Acts 4:32 – 5:11. The church was young, it was thriving, numbers are growing, lives are being changed. Outside forces (religious and civic) weren’t having much luck slowing this movement, so Satan begins to attack from within. Hypocrisy and praise seeking, it’s a cancer, that grows and spreads from within. Destructive both in our marriages, families, and in the church … as we’ll see in the story of Ananias and Sapphira.
We’re in week-5 of our study in the Book of Acts. We’ll continue through chapter 8. Then over the next 3-years, come back to Acts right after Easter, until we finish book as part of our commitment to DEEP STUDY.
8 But you will receive power when the Holy Spirit comes upon you. And you will be my witnesses, telling people about me everywhere—in Jerusalem, throughout Judea, in Samaria, and to the ends of the earth.”
Ben talked last week about God selecting ordinary men to accomplish His mission. Great message. Go online.
The Greek word translated for ordinary is the word idiotas. The bible translators are polite (ordinary), because the most literal translation of that word is IDIOTS.
If you’re the best of the best, the brightest of the brightest, God can use you. It’s just that he specializes in using idiots. Case in point. (here on your stage)
We like this idea right? It’s why so many here recognize with the “group of misfits” concept.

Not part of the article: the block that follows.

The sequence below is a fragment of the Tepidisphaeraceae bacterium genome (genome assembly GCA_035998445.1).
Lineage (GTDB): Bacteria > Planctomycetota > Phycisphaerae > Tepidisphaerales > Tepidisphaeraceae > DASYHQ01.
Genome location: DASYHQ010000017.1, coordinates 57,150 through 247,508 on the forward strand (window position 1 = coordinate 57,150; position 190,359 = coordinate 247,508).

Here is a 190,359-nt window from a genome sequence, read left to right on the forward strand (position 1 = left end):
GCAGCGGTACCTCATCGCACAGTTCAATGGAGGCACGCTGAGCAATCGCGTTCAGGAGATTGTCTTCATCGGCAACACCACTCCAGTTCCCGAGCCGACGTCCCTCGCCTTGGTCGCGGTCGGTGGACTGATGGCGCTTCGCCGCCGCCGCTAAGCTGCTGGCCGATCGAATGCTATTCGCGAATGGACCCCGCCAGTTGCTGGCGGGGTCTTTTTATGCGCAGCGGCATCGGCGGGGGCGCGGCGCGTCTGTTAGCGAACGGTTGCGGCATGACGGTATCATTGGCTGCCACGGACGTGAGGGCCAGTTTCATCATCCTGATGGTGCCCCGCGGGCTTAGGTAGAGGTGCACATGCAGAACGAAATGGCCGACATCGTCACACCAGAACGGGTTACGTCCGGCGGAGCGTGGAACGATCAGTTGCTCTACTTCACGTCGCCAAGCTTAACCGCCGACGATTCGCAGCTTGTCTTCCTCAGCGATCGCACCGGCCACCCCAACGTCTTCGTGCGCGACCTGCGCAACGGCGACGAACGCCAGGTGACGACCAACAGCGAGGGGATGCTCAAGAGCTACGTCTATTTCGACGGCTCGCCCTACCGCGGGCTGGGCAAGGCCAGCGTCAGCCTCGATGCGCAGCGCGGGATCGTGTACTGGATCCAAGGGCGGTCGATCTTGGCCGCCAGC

We read stories of boldness and fearlessness, the power of God’s Spirit, using ordinary idiot misfits like us, and we leave this place motivated … as we should.
Then we get to this story. ANNANIAS AND SAPHIRA. Ben filled in for me the last 2-weeks, and all week I’ve been kicking myself for not figuring out a way to slide this text over to him.
BUT that’s the beauty and the reason we work chapter-by-chapter, verse-by-verse through the Bible at Refuge …
2 Timothy 3:16-17 (NIV)
All Scripture is God-breathed and is useful for teaching, rebuking, correcting and training in righteousness, so that the servant of God may be thoroughly equipped for every good work.
ALL scripture … even the difficult stories that make us squirm and want to run out the back door … are inspired and useful to teach, convict, and equip us for mission.
So we pick up tonight in Acts 4:32
32 All the believers were united in heart and mind.
That’s an incredible statement. Remember there’s maybe some 15-20k believers at this point, and they’re all of one heart and mind? They didn’t just come to a 1-hour worship services, then go their separate ways. They were unified. Not uniformity. Unity.
This goes to show the power of the Holy Spirit in the believers at this time. I’ve never seen a church, no matter how small, completely united in one heart and mind. Not even a church of 1.
… and they felt that what they owned was not their own, so they shared everything they had.
33 The apostles testified powerfully to the resurrection of the Lord Jesus, and God’s great blessing was upon them all.
34 There were no needy people among them, because those who owned land or houses would sell them 35 and bring the money to the apostles to give to those in need.
This is a remarkable community. No one claimed any possessions were their own. Doesn’t mean there wasn’t private ownership. But no possession was so dear to them, that they wouldn’t give it up to better the community.
The early Church is unified. Why? Because they were givers, not takers. Plenty of churches have met their demise because of there being too many takers. But I’ve never heard of a Church falling apart because everyone was too generous.
I’ll give. No it’s my turn to give. No it’s my turn. I’ll take care of you. No, I want to take care of you.